The PASC worked on prioritized lists of 1. Needs, 2. Wants, and 3. Nice-to-haves for instrument system designs in each of three categories: Nodal, intermediate period, and broadband systems. The goal was to develop these lists that could then be provided to manufacturers to inform their future development efforts, and also to describe what we would like our future procurements of next-generation instrumentation to resemble. As mentioned above, this was only a subset of the entire PASSCAL pool and did not include a discussion of sources or source systems.
Strategic Planning Discussion
PM presented the need for the management team to have a strategic vision document and an updated Scope Management Plan (SMP) that allows the management team to implement the program and present budget impacts on strategic priorities to the governance. The current SMP is out of date and is no longer appropriate in that it is does not include program capabilities, but rather facility tasks. As written, the SMP would reduce the facility to a warehouse system before it would consider any reduction in instrumentation services.
PM volunteered to draft an update SMP for PASC consideration. The PASC encouraged the PM to develop a framework in which if changes to the Scope of PASSCAL became necessary, the PM (in consultation with the SC chair) would develop several possible options to accommodate budget realities by reducing the scope of the program in different ways. The PM and Chair would then present those options for consideration to the PASC. The goal is for the PASC to not micromanage the PM with how the changes in scope were implemented, but rather to guide the PM by indicating what changes in scope were most palatable at that time. In the case of time-critical matters, the PM will at least consult with the PASC Chair before implementing any changes in Scope. Bob Detrick seconded this basic plan outline.
Bob Detrick and Bob Woodward mentioned a recent NSF Dear Colleague letter that described the establishment of a mid-size (~$10-70m) infrastructure fund that could be relevant for recapitalization of the PASSCAL instrument pool. They encouraged this committee to respond to that letter with our needs. (see Action Item 10)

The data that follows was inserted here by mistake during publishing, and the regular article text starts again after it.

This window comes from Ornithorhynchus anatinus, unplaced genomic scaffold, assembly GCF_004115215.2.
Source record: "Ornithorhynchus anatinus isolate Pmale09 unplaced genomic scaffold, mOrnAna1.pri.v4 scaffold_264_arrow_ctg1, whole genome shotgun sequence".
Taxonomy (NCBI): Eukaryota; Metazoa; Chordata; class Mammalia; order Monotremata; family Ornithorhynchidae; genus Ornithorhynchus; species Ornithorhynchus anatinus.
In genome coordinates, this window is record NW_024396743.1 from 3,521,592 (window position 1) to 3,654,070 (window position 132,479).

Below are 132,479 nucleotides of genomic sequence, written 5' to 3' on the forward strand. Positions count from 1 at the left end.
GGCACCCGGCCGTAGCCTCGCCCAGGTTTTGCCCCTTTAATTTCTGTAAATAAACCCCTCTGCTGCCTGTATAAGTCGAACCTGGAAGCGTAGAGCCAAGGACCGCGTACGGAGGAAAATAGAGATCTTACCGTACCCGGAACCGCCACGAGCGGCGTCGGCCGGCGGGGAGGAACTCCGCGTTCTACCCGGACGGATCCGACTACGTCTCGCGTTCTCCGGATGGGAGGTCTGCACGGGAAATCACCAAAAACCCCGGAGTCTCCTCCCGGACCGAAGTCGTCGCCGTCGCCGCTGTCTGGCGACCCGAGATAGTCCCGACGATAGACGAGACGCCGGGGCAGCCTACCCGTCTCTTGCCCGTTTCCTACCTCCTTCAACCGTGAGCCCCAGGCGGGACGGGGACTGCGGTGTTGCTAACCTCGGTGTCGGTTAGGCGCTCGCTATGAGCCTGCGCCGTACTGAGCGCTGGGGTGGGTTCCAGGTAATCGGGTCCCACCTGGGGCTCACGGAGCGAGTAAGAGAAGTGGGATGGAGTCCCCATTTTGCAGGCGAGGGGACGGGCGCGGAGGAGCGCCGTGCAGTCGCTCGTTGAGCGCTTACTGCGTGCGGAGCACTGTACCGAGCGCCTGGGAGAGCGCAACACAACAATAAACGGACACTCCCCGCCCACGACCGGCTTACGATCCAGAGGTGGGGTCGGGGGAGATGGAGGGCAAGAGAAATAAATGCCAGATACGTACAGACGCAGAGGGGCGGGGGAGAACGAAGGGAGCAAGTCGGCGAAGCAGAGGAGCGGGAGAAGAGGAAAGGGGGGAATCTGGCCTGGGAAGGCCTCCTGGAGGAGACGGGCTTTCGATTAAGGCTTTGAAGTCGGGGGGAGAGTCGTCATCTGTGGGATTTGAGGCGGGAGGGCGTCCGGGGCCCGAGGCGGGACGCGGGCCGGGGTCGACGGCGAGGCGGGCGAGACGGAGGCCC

USGS Temporary Deployments
Harley Benz and William Yeck (both USGS) described the current USGS portable pool (RT-130’s, compacts, episensors and newer Etna-2 systems) and how it’s used to rapidly respond to various types of seismic events around the country. They expressed that the coordination with PASSCAL is very important to optimize aftershock response and that the data from PASSCAL RAMPs are only valuable to their system if received in real-time (telemetered data) or near-real-time (days). Kate Allstadt (USGS, PASC) provided a short update on the landslide group at the NEIC that also makes use of portable seismic deployments as part of their efforts.
PASSCAL Data Policy
The committee reviewed the updated PASSCAL data policy and the PASC members present voted unanimously to approve the policy as written. Action item to PM will verify with those PASC members not present.
Board document on Best Practices for Governance and Management
The committee reviewed the Board document and were requested to provide feedback to the Board. The standing committee members agreed that the document was important, and were pleased that the Board had written down guiding principles. However, did raise a concern at the meeting with regard to the communication between the Board and the Standing Committees. Currently, on the Management side, Bob Woodward is present at both the Standing Committee Meetings and at the Board Meetings so he can report directly from Management’s perspective. The only commensurate link from the governance side is the Board Liaison. Traditionally, the Liaison has often been absent from SC meetings. The PASC encourages the Board to more strongly emphasize the vitality of Board Liaisons participation in SC meetings, or else consider including SC Chairs at appropriate portions of the Board Meetings.
In addition, during the final executive session, some concern was raised about the description of the Standing Committees as “advisory”. This was a change from how several standing committee members had thought of the role of the SCs (as opposed to advisory committees).